This past week, Alcatel-Lucent announced that Laura Quatela, former President and co-COO of Kodak, has been appointed as ALU’s Executive Vice President of Intellectual Property. Given Kodak’s demise, and the sale of what were once considered its most lucrative patent assets for a mere fraction of their estimated intrinsic value, it will be interesting to see how Quatela plans to monetize ALU’s patent portfolio. ALU’s failed monetization deal with RPX in 2012 fell short of expectations, and it did little to bolster ALU’s licensing efforts.
We analyzed US patent data of ALU, Ericsson, and BlackBerry from January 2013 to present to determine if these patent portfolios are growing or shrinking.
Since 2013, ALU had 1,107 patents expire, and during the same period, the company received 1,095 new issuances. ALU had 485 published patent applications filed during this period.
Ericsson, on the other hand, had 448 patents expire, with 2,507 new issuances and 1,496 published patent applications filed during this period.
BlackBerry lost the least amount of patents since 2013, with only 31 expiring. The company had 2,405 new issuances, and 690 published patent applications filed during period. Many of BlackBerry’s expired patents were patents acquired from Nortel, Motorola, Deutsche Telekom, and Ericsson.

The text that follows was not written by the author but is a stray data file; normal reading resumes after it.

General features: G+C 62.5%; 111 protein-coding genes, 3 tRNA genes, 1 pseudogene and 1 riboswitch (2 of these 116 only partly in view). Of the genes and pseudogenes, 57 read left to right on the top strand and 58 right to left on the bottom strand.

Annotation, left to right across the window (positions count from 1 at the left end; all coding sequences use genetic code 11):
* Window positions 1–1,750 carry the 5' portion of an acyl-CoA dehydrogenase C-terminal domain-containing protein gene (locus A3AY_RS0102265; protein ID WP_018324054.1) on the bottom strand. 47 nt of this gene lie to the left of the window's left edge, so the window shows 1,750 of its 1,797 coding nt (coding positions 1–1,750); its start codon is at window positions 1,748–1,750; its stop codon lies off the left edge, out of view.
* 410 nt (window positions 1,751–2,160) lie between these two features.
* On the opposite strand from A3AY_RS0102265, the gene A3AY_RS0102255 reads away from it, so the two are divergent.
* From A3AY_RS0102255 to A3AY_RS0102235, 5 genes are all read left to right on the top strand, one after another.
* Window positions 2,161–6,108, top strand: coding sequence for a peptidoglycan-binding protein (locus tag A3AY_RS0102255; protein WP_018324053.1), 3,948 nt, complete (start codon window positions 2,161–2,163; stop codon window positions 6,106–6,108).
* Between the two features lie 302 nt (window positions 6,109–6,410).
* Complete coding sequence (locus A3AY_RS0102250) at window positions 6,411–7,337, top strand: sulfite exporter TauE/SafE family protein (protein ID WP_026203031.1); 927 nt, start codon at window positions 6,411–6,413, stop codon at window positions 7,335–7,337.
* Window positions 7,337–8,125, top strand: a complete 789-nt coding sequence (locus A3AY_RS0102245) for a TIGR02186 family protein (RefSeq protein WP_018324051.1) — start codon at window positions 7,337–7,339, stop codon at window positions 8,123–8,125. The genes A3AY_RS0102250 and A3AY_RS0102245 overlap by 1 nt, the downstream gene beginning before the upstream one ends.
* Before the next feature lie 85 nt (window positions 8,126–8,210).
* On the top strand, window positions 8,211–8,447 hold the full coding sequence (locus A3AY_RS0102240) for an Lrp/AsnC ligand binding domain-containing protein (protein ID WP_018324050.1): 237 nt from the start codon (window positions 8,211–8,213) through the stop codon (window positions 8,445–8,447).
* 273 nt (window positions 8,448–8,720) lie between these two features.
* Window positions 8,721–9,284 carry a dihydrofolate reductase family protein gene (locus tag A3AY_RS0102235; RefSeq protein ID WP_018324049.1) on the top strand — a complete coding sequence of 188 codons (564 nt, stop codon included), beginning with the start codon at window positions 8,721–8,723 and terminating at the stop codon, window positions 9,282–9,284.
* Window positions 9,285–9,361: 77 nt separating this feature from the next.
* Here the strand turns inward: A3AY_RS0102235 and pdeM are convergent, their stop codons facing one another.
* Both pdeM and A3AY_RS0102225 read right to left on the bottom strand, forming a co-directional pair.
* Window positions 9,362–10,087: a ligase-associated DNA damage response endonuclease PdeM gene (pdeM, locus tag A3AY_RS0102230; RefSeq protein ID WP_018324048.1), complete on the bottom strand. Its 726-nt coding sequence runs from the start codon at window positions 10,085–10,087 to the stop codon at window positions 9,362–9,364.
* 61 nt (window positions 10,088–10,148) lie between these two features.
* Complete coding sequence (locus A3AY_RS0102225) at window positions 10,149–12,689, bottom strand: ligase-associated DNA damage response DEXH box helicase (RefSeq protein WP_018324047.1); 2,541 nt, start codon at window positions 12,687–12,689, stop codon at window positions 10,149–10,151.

In contrast to these former telecom giants, Apple and Qualcomm have dominated the group in terms of issuances since 2013, as shown above. Apple experienced 621 expirations, and Qualcomm only saw 165 expirations, during this period.
Envision IP’s analysis suggests that BlackBerry and Ericsson are continuing to innovate and obtain patent protection at comparable rates to each other, but at a much lesser rate than rivals Apple and Qualcomm. ALU lags far behind in terms of issuances and new patent application filings. However, more concerning is ALU’s rate of patent expirations, which is the highest amongst the group.
ALU’s grant:expiry ratio since 2013 is 0.98; meaning that for every patent expiration, ALU has less than 1 patent grant. This indicates that ALU’s patent portfolio is shrinking, albeit slowly. Ericsson and Apple’s both have a positive grant:expiry ratio during this period of about 5.6. Qualcomm’s grant:expiry ratio is 23.9, while BlackBerry has a staggering grant:expiry ratio of 77.5.
Overall, BlackBerry’s US patent portfolio is growing at the steepest relative pace, with 77.5 new patent issuances for every patent expiration. However, it is not clear if this trend will continue, as BlackBerry only has 690 patent application filings since 2013, compared to Ericsson’s more than double figure of 1,496.
In conclusion, amongst ALU, Ericsson, and BlackBerry, it appears that Ericsson and BlackBerry are making strides in patenting activity, and are experiencing growing patent portfolios. In contrast, ALU lags behind significantly in terms of new issuances and new filings, and as a consequence, its patent portfolio has shrunk since 2013.